2013 Annual Report
1a.Objectives (from AD-416):
To determine the effects of consuming fresh sweet cherries on markers for inflammation, immune status, cardiovascular disease and diabetes.
1b.Approach (from AD-416):
We previously conducted a study with Bing sweet cherries and published the results in the Journal of Nutrition in 2006. Because of a tight budget we could perform only a limited number of analyses at that time. Newer and more sensitive assays have become available since the time this study was conducted. We have plasma and white blood cell culture media samples obtained from our previous cherry study. We have recently procured the analysis of plasma samples from Rule Based Medicine for 89 antigens, by using the Human MAP Version 1.6. Initial analysis of these data shows that consumption of cherries altered the concentrations of several other markers. These results are very encouraging but need to be confirmed in our laboratory before we publish them. We will analyze the plasma samples for these select analytes by using the Meso Scale Diagnostic Technology in the Bioanalytical Support Laboratory at WHNRC. Our first priority is to complete the analysis of the plasma samples, if there are any funds left after that, we will analyze the cell culture media for select inflammatory markers. Results will be analyzed and findings published in a peer reviewed journal. Documents Trust with California Cherry Advisory Board. Log 38072.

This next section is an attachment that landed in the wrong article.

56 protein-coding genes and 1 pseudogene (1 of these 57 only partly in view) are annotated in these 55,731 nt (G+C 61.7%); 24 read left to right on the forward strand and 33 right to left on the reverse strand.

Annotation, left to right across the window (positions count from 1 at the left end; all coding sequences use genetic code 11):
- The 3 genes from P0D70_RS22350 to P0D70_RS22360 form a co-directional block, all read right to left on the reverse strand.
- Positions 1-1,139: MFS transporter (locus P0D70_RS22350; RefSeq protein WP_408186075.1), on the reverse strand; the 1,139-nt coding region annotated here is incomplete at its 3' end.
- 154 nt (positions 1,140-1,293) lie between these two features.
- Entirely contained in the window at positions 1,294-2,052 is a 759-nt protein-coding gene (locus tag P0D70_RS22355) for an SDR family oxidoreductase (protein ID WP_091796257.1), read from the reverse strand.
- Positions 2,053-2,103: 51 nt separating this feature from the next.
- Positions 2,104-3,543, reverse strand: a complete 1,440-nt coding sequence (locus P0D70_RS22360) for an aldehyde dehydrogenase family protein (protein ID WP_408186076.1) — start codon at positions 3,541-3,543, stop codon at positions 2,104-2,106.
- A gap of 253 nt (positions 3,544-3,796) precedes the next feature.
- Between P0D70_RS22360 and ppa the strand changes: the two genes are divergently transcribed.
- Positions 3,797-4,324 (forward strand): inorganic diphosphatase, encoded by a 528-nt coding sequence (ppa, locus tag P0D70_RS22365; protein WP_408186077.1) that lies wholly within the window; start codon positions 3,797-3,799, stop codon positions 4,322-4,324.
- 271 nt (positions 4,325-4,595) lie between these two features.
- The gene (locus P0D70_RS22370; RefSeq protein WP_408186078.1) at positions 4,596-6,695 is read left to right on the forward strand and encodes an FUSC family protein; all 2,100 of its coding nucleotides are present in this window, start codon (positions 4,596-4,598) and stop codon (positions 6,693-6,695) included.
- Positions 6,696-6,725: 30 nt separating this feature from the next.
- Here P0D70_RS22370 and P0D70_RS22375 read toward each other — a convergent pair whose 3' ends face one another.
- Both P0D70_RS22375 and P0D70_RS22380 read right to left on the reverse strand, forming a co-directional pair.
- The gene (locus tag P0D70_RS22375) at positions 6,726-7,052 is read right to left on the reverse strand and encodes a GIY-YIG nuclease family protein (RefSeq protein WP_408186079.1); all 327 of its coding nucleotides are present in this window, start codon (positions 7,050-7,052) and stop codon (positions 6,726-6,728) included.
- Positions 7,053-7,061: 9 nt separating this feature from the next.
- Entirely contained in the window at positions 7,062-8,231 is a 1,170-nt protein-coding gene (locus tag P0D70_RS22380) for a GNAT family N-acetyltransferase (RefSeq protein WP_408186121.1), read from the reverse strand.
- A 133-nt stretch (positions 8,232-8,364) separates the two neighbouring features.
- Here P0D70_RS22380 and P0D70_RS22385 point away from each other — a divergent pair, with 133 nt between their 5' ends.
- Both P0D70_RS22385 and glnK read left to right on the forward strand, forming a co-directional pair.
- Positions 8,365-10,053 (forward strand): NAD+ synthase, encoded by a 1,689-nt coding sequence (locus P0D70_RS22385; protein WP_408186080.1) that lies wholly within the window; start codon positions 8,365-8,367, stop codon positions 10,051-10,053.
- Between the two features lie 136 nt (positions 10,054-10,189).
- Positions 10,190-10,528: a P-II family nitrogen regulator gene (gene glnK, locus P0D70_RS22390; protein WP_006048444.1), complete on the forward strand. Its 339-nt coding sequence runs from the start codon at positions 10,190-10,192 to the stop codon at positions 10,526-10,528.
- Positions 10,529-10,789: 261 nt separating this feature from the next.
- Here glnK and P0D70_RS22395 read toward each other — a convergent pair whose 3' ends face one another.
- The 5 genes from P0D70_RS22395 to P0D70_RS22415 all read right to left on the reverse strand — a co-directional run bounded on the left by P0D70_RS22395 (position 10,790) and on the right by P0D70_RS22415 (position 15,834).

This is the final report for this project, which terminated in October of 2013. This research relates to objective 1 of the inhouse project, “Determine the effects of citrus liminoid glucoside (LG) on risk factors for cardiovascular disease including blood lipids and markers of inflammation in hypercholesterolemic humans". The overall goal of the inhouse project is to investigate the role of dietary fatty acids and citrus limonoid glucosides (LG) on chronic inflammatory diseases including non-alcoholic fatty liver disease, insulin resistance, diabetes, and cardiovascular disease. Cherries are rich in polyphenols and have strong antioxidant and anti-inflammatory effects as LG. Thus, consumption of cherries can affect the risk for the diseases listed above. By using a proteomics array approach, we analyzed human plasma samples from our earlier cherry study for biomarkers of chronic inflammatory diseases. We analyzed the data, prepared and submitted a paper to the Journal of Nutrition. Consumption of sweet Bing cherries reduced the plasma concentrations of several markers of inflammation, arthritis, diabetes, hypertension, cardiovascular disease, and cancer. Thus, our results suggest that cherry consumption selectively reduced several biomarkers associated with inflammatory diseases.